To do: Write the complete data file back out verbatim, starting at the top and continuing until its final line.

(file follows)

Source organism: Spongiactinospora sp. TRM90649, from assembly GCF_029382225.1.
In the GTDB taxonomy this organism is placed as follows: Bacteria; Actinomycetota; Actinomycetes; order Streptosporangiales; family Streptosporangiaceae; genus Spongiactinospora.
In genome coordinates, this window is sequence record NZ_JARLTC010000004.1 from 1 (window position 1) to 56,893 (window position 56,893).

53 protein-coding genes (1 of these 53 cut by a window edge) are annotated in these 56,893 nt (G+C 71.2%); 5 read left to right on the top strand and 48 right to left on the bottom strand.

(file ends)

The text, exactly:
Source organism: Spongiactinospora sp. TRM90649, from assembly GCF_029382225.1.
In the GTDB taxonomy this organism is placed as follows: Bacteria; Actinomycetota; Actinomycetes; order Streptosporangiales; family Streptosporangiaceae; genus Spongiactinospora.
In genome coordinates, this window is sequence record NZ_JARLTC010000004.1 from 1 (window position 1) to 56,893 (window position 56,893).

53 protein-coding genes (1 of these 53 cut by a window edge) are annotated in these 56,893 nt (G+C 71.2%); 5 read left to right on the top strand and 48 right to left on the bottom strand.